By Julian Canete
When the California State Legislature passed the California Consumer Privacy Act, it was celebrated as a historic day for personal data security. It’s true, the CCPA has many strong provisions that will make a difference for every Californian and protect personal data. However, that doesn’t mean it is perfect.
Unfortunately, if there are no fixes, California’s small businesses will unintentionally suffer, and Latino-owned businesses will be hit disproportionately hard. More than 800,000 Latino-owned businesses represented by the California Hispanic Chamber of Commerce will be at risk.
However, there is still time to fix some of the flaws with the CCPA. The California Hispanic Chamber of Commerce urges the Legislature to take action and stand up for privacy rights and small businesses before the CCPA is implemented in January 2020.
For example, many Latino small businesses now rely on the use of tailored digital advertising to best communicate with customers and let them know about specials and products. It is a critical communication method that is vital to small businesses everywhere. Think about your favorite local restaurants or other service shops that notify you about local deals and specials. They could be heavily impacted.
Under CCPA, targeted digital online advertising is at risk. Small businesses don’t typically store information or know anything specific about the individuals the ads are targeted towards, but their reliance on cost-efficient advertising is critical to their businesses.
But that’s not all. Every business with more that 50,000 transactions per year will be affected. That means 50,000 views on a website or 50,000 credit card transactions or any other data collected. Latino small businesses across the state will need to comply with every provision of the CCPA. This could mean even customers who have not purchased anything from a website could request their data be deleted.
Most, if not all Latino small businesses do not have the infrastructure to accommodate these types of requests, but without a fix, they will have to.
As written, the current definition of consumer could include employees and job applicants. If an employee asks to delete their personal information, businesses will be forced to comply, which can lead to bigger problems. For example, if an employee is accused of sexual harassment and requests that their personal information be deleted, by law businesses would have to remove it.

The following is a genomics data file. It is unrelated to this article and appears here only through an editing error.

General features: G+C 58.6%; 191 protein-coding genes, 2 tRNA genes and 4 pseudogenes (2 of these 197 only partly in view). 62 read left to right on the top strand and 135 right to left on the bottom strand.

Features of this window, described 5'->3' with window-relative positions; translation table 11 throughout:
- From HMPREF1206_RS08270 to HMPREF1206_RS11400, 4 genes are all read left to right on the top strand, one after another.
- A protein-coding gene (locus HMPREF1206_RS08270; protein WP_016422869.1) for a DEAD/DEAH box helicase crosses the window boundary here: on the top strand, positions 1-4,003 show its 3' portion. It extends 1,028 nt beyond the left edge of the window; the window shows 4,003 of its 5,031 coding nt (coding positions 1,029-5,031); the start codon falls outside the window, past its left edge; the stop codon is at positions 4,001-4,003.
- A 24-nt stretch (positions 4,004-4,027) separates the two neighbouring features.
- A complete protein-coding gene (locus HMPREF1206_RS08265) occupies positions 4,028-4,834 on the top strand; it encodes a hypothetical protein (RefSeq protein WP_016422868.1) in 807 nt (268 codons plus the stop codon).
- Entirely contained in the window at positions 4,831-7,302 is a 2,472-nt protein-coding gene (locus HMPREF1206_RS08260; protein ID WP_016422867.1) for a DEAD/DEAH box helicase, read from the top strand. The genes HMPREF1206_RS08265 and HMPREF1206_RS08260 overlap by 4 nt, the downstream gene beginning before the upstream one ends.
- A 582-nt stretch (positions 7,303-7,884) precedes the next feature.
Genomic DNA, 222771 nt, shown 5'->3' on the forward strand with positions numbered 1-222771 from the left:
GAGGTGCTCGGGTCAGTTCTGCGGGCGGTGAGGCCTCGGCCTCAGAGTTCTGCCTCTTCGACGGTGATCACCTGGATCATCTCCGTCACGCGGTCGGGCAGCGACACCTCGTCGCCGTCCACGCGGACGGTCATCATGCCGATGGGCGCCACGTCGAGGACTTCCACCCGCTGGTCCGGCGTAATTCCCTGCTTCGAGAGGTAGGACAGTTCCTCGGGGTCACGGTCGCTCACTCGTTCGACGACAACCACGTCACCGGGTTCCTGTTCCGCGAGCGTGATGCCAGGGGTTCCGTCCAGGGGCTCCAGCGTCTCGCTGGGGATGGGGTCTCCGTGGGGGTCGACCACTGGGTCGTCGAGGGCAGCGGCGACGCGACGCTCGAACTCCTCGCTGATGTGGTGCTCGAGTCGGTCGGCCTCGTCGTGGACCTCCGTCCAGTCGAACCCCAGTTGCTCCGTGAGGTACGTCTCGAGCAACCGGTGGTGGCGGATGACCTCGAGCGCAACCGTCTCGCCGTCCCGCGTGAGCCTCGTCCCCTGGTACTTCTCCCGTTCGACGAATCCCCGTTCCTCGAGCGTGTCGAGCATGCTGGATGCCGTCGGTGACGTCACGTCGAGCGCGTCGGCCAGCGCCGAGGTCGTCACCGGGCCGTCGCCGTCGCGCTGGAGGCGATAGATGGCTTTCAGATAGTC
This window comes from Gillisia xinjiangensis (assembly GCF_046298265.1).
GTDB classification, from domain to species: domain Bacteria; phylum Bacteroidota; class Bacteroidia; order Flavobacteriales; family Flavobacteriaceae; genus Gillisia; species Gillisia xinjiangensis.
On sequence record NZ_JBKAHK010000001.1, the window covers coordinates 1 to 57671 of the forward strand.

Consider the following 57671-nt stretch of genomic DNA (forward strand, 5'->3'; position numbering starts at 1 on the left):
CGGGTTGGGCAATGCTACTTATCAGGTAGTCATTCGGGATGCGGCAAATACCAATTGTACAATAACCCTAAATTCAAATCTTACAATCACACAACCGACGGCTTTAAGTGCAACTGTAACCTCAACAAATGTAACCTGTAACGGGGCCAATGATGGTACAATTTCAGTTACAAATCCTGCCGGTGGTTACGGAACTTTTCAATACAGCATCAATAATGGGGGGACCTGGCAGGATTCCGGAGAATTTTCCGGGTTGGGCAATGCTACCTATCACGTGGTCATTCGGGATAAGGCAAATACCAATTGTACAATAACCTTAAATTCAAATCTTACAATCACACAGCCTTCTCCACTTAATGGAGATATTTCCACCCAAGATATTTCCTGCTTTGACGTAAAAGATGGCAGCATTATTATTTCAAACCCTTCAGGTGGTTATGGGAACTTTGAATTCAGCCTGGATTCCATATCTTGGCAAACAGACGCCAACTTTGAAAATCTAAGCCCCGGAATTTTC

The current CCPA also does not allow businesses to discern if someone requesting sensitive personal information such as a credit card or Social Security number is a fraudster who will compromise a person’s personal information. In addition, a business will be required to share personal information with anyone in that person’s household who requests it, regardless of whether they have the individual’s permission.
These problems must be addressed in order to protect Latino-owned businesses while strengthening privacy rights for consumers.
We are thankful to the many lawmakers authoring legislation to fix the CCPA and make it work for every Californian, and especially Latino-owned small businesses. We encourage every representative to support Assembly Bill 25 (Chau), Assembly Bill 864 (Burke, Low, Mullin), Assembly Bill 873 (Irwin) and Assembly Bill 1564 (Berman). These bills will make a difference with critical clarifications that will better protect consumers’ privacy while at the same time ensuring that small businesses are not unintentionally harmed.
Julian Canete is president and chief executive officer of the California Hispanic Chamber of Commerce.
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